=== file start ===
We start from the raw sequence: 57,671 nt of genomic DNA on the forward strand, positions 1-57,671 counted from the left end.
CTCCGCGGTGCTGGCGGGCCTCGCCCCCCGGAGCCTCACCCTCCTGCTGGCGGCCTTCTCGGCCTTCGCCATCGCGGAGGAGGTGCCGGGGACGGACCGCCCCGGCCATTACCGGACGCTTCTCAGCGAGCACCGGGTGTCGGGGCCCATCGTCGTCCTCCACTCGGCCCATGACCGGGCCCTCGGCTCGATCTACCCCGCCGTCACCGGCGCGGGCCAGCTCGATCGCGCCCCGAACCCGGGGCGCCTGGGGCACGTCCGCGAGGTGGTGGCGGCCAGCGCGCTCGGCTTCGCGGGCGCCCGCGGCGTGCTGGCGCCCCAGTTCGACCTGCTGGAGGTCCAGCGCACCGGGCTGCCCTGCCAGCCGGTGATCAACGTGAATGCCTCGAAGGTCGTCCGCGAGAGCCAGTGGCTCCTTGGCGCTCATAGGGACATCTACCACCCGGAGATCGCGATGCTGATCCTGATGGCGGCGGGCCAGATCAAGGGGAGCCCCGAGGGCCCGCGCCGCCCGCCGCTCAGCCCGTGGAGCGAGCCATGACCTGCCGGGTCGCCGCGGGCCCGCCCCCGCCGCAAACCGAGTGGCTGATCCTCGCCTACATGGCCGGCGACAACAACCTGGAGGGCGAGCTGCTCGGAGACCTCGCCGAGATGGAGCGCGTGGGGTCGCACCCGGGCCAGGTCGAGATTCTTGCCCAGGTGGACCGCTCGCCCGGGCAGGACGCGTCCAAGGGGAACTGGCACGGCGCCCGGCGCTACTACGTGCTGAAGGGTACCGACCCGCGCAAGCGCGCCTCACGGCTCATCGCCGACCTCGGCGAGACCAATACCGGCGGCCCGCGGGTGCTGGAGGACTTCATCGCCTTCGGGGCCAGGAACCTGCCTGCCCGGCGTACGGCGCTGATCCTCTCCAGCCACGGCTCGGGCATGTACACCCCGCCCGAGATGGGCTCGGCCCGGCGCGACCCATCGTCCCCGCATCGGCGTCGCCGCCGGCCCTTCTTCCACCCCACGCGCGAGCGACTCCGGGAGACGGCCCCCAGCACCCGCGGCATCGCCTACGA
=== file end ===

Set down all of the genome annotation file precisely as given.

We start from the raw sequence: 57,671 nt of genomic DNA on the forward strand, positions 1-57,671 counted from the left end.
CTCCGCGGTGCTGGCGGGCCTCGCCCCCCGGAGCCTCACCCTCCTGCTGGCGGCCTTCTCGGCCTTCGCCATCGCGGAGGAGGTGCCGGGGACGGACCGCCCCGGCCATTACCGGACGCTTCTCAGCGAGCACCGGGTGTCGGGGCCCATCGTCGTCCTCCACTCGGCCCATGACCGGGCCCTCGGCTCGATCTACCCCGCCGTCACCGGCGCGGGCCAGCTCGATCGCGCCCCGAACCCGGGGCGCCTGGGGCACGTCCGCGAGGTGGTGGCGGCCAGCGCGCTCGGCTTCGCGGGCGCCCGCGGCGTGCTGGCGCCCCAGTTCGACCTGCTGGAGGTCCAGCGCACCGGGCTGCCCTGCCAGCCGGTGATCAACGTGAATGCCTCGAAGGTCGTCCGCGAGAGCCAGTGGCTCCTTGGCGCTCATAGGGACATCTACCACCCGGAGATCGCGATGCTGATCCTGATGGCGGCGGGCCAGATCAAGGGGAGCCCCGAGGGCCCGCGCCGCCCGCCGCTCAGCCCGTGGAGCGAGCCATGACCTGCCGGGTCGCCGCGGGCCCGCCCCCGCCGCAAACCGAGTGGCTGATCCTCGCCTACATGGCCGGCGACAACAACCTGGAGGGCGAGCTGCTCGGAGACCTCGCCGAGATGGAGCGCGTGGGGTCGCACCCGGGCCAGGTCGAGATTCTTGCCCAGGTGGACCGCTCGCCCGGGCAGGACGCGTCCAAGGGGAACTGGCACGGCGCCCGGCGCTACTACGTGCTGAAGGGTACCGACCCGCGCAAGCGCGCCTCACGGCTCATCGCCGACCTCGGCGAGACCAATACCGGCGGCCCGCGGGTGCTGGAGGACTTCATCGCCTTCGGGGCCAGGAACCTGCCTGCCCGGCGTACGGCGCTGATCCTCTCCAGCCACGGCTCGGGCATGTACACCCCGCCCGAGATGGGCTCGGCCCGGCGCGACCCATCGTCCCCGCATCGGCGTCGCCGCCGGCCCTTCTTCCACCCCACGCGCGAGCGACTCCGGGAGACGGCCCCCAGCACCCGCGGCATCGCCTACGA